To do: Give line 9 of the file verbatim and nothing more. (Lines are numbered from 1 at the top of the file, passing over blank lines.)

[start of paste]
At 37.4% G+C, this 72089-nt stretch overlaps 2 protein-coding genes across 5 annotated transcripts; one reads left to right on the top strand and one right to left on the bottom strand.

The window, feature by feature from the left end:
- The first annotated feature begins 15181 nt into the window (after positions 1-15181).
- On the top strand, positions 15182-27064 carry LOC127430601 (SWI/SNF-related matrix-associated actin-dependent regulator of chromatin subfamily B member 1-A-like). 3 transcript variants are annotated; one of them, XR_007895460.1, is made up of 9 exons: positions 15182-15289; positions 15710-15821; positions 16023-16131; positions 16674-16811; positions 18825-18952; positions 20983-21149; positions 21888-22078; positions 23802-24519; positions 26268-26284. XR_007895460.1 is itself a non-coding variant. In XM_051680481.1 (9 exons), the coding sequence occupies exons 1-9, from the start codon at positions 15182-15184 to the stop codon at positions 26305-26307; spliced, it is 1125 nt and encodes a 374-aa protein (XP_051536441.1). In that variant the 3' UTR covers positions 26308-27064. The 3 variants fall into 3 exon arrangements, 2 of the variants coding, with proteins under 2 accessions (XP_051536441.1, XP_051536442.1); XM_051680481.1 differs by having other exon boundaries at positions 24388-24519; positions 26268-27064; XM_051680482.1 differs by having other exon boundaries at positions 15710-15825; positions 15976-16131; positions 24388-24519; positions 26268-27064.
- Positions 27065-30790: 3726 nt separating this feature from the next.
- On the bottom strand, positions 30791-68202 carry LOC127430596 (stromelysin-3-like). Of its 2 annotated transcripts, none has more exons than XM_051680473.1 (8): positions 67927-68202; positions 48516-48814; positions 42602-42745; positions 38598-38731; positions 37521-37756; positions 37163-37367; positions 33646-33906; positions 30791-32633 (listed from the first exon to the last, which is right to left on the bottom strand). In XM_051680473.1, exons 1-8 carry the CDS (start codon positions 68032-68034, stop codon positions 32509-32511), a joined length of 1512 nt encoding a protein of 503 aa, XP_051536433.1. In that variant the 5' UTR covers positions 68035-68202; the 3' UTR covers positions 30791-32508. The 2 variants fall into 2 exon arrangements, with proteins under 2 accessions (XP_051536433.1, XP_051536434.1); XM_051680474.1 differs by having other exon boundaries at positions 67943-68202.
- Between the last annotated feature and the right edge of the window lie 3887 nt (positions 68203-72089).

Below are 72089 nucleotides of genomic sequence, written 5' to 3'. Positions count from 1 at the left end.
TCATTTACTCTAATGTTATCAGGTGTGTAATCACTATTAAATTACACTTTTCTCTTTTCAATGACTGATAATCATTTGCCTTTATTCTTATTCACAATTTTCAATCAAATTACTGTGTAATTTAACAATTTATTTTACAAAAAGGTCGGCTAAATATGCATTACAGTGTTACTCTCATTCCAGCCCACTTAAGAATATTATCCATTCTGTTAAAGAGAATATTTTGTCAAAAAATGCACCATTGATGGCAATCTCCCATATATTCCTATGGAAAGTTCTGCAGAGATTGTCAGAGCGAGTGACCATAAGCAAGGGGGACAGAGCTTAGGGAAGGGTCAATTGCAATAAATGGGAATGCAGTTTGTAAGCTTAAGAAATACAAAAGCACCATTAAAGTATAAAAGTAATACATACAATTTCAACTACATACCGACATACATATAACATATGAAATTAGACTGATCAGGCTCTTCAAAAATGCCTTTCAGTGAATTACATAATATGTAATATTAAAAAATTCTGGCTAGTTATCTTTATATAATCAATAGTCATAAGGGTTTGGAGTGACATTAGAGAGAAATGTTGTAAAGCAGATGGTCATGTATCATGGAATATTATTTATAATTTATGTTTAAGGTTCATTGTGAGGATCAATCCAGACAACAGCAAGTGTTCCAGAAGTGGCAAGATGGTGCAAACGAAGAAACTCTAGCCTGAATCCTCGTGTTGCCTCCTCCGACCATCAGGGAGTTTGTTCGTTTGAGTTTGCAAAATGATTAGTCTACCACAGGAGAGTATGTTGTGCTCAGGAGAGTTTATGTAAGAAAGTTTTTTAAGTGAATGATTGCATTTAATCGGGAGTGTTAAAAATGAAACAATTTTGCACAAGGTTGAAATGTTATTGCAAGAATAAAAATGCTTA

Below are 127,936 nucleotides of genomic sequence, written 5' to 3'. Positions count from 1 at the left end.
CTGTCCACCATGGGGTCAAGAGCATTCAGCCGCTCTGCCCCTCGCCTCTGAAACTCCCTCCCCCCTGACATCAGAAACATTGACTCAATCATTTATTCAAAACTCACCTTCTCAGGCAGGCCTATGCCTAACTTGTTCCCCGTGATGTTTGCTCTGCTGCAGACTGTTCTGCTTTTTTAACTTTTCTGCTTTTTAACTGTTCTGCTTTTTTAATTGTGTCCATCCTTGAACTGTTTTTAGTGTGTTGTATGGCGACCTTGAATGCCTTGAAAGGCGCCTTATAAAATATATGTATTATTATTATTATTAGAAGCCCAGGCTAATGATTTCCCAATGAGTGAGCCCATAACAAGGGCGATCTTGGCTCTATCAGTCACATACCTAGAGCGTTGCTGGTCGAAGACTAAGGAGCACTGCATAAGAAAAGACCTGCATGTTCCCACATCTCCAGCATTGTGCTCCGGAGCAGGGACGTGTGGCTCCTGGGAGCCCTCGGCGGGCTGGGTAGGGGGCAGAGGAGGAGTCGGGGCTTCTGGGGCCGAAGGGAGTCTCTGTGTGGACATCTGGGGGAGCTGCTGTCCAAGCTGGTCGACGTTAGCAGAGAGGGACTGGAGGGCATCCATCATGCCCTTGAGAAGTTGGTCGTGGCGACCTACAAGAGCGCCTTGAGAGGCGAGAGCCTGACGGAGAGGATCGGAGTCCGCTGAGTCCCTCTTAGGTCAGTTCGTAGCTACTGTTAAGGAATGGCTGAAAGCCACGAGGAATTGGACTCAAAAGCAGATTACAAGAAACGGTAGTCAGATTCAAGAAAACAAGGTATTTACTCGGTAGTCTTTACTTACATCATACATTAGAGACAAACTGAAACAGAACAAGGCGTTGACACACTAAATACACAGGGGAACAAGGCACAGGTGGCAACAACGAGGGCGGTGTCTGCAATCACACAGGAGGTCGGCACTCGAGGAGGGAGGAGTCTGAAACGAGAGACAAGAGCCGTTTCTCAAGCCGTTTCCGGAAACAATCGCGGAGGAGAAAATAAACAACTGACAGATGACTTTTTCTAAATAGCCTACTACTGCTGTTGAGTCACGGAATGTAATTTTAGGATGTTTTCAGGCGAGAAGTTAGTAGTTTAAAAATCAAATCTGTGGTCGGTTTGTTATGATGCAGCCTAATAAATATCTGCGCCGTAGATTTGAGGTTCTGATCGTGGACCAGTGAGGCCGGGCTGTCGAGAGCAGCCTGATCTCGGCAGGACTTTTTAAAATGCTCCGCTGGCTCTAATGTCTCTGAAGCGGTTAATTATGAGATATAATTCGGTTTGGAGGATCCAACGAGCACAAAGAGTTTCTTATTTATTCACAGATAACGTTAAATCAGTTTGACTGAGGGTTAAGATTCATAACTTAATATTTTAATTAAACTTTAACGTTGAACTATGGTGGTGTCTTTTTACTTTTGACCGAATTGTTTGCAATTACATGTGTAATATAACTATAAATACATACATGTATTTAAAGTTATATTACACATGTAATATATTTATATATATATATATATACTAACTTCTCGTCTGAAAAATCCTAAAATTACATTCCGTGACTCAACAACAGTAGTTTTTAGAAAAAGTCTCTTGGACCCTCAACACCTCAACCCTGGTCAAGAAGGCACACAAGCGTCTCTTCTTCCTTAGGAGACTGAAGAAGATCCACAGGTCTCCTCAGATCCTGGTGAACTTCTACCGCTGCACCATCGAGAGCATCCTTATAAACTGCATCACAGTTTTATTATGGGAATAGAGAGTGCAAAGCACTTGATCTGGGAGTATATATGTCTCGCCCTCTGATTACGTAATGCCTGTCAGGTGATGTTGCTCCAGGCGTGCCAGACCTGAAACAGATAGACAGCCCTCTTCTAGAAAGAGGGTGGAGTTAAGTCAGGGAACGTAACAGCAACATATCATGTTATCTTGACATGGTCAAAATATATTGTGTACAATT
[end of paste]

TCATTTACTCTAATGTTATCAGGTGTGTAATCACTATTAAATTACACTTTTCTCTTTTCAATGACTGATAATCATTTGCCTTTATTCTTATTCACAATTTTCAATCAAATTACTGTGTAATTTAACAATTTATTTTACAAAAAGGTCGGCTAAATATGCATTACAGTGTTACTCTCATTCCAGCCCACTTAAGAATATTATCCATTCTGTTAAAGAGAATATTTTGTCAAAAAATGCACCATTGATGGCAATCTCCCATATATTCCTATGGAAAGTTCTGCAGAGATTGTCAGAGCGAGTGACCATAAGCAAGGGGGACAGAGCTTAGGGAAGGGTCAATTGCAATAAATGGGAATGCAGTTTGTAAGCTTAAGAAATACAAAAGCACCATTAAAGTATAAAAGTAATACATACAATTTCAACTACATACCGACATACATATAACATATGAAATTAGACTGATCAGGCTCTTCAAAAATGCCTTTCAGTGAATTACATAATATGTAATATTAAAAAATTCTGGCTAGTTATCTTTATATAATCAATAGTCATAAGGGTTTGGAGTGACATTAGAGAGAAATGTTGTAAAGCAGATGGTCATGTATCATGGAATATTATTTATAATTTATGTTTAAGGTTCATTGTGAGGATCAATCCAGACAACAGCAAGTGTTCCAGAAGTGGCAAGATGGTGCAAACGAAGAAACTCTAGCCTGAATCCTCGTGTTGCCTCCTCCGACCATCAGGGAGTTTGTTCGTTTGAGTTTGCAAAATGATTAGTCTACCACAGGAGAGTATGTTGTGCTCAGGAGAGTTTATGTAAGAAAGTTTTTTAAGTGAATGATTGCATTTAATCGGGAGTGTTAAAAATGAAACAATTTTGCACAAGGTTGAAATGTTATTGCAAGAATAAAAATGCTTA